Mere contractual promises are not security interests

In two linked cases, Beach J of the Federal Court has unsurprisingly held that:

  • a contractual indemnity is not a security interest, and
  • an undertaking as to damages given to a court is not a security interest.

Unjustified financing statements

The two cases are National Australia Bank Ltd v Garrett [2016] FCA 714 and Treasury Wine Estates Vintners Ltd v Garrett [2016] FCA 715. They concerned financing statements registered by Mr Garrett, claiming security interests over all assets of Treasury Wine Estates and NAB. Mr Garrett had also purported to appoint himself as ‘managing controller’ of both companies under his security interest.

TWE had signed an indemnity for certain costs and expenses in Mr Garrett’s favour. Beach J held that this was a mere contractual promise, not a security interest.

NAB had given an undertaking as to damages (that is, an undertaking to abide by any order as to damages that the court may make) in litigation with Mr Garrett’s companies. Beach J held that this undertaking was not a security interest, saying that an undertaking as to damages was given to the relevant court, not a litigant, and so could not be said to arise from a consensual transaction.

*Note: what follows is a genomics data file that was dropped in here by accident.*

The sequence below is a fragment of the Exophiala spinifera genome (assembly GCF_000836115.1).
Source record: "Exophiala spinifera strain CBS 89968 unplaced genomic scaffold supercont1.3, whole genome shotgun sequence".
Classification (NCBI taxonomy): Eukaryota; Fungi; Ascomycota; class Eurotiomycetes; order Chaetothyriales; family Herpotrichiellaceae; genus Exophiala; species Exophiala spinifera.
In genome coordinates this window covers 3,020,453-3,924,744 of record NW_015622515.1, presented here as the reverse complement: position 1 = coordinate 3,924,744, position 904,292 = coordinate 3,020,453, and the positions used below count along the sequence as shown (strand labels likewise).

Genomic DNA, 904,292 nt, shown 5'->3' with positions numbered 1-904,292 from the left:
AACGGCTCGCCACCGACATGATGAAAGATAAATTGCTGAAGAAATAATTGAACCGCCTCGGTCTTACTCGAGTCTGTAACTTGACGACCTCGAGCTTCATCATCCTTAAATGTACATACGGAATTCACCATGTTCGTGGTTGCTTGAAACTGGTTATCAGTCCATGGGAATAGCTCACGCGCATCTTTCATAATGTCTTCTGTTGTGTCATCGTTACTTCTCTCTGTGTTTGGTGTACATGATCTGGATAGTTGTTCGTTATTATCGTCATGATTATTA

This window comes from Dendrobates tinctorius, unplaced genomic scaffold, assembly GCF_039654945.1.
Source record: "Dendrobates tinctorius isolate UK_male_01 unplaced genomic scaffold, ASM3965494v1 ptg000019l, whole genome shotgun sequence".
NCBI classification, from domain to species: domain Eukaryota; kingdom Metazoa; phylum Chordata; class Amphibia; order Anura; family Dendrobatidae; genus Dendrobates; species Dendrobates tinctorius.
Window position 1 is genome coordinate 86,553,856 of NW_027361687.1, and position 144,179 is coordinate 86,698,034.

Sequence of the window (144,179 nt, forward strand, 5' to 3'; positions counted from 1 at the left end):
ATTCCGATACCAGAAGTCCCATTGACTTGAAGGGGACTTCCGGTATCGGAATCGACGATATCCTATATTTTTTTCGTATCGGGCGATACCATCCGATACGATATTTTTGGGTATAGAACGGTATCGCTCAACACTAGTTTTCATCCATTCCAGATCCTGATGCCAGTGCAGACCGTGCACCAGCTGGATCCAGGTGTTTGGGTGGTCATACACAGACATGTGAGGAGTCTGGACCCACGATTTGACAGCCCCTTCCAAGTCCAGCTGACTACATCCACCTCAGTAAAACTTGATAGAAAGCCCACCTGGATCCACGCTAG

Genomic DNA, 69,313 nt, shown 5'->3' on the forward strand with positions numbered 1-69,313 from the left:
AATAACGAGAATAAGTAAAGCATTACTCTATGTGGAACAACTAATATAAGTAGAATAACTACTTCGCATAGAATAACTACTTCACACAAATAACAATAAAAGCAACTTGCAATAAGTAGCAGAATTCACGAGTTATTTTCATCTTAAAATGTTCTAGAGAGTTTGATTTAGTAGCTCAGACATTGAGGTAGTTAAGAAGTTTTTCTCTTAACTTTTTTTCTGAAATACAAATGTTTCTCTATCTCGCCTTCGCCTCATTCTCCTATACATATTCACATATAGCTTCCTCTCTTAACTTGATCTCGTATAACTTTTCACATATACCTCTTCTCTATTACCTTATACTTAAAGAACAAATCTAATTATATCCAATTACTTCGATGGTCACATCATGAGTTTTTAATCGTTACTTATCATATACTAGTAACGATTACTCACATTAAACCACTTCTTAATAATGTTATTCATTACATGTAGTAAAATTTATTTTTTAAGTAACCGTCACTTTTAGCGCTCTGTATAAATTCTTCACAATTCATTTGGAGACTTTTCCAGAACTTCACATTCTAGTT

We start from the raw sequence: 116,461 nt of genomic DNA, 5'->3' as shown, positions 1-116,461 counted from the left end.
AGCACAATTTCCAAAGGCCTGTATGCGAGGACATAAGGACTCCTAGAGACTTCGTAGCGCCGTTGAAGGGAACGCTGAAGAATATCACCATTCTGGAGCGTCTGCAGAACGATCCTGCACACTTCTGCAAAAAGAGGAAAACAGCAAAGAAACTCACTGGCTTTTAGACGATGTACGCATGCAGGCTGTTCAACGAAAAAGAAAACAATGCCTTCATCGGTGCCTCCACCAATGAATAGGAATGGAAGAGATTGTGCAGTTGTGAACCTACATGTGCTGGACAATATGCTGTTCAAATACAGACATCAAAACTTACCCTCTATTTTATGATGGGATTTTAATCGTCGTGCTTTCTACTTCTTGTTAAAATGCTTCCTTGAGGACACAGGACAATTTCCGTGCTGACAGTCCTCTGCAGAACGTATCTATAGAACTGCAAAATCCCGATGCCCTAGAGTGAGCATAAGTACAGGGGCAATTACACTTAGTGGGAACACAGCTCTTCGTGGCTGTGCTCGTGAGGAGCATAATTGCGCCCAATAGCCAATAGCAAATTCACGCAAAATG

It is perhaps interesting that Beach J’s primary reason for this unsurprising conclusion focused on the implicit requirement for a consensual transaction, rather than the failure to satisfy the central requirement for a security interest that there be an interest in personal property (PPSA, s12).

Mr Garrett also sought to rely on a deed of security over all NAB’s assets. But, since this document existed only as a draft that Mr Garrett had emailed to NAB – NAB had not actually signed it – it did not assist him.

Fun with bills of exchange

The court also rejected Mr Garrett’s scheme to obtain payments from NAB by:

  • drawing up bills of exchange, sometimes for large amounts (in one case, $25 billion),
  • handing them to unsuspecting NAB bank tellers, and then refusing to take them away again, and
  • claiming that NAB had thereby ‘accepted’ them and was bound to make the payments.

Aspects of this conduct and Mr Garrett’s reasons for it were described as ‘vexations’, ‘fanciful’, ‘misleading’, ‘deceptive’ and ‘misconceived’, and the court ordered him to desist.

Digest of PPSA cases

I have added the cases to my digest of reported Australian cases – please go to PPS cases for a link to the digest.

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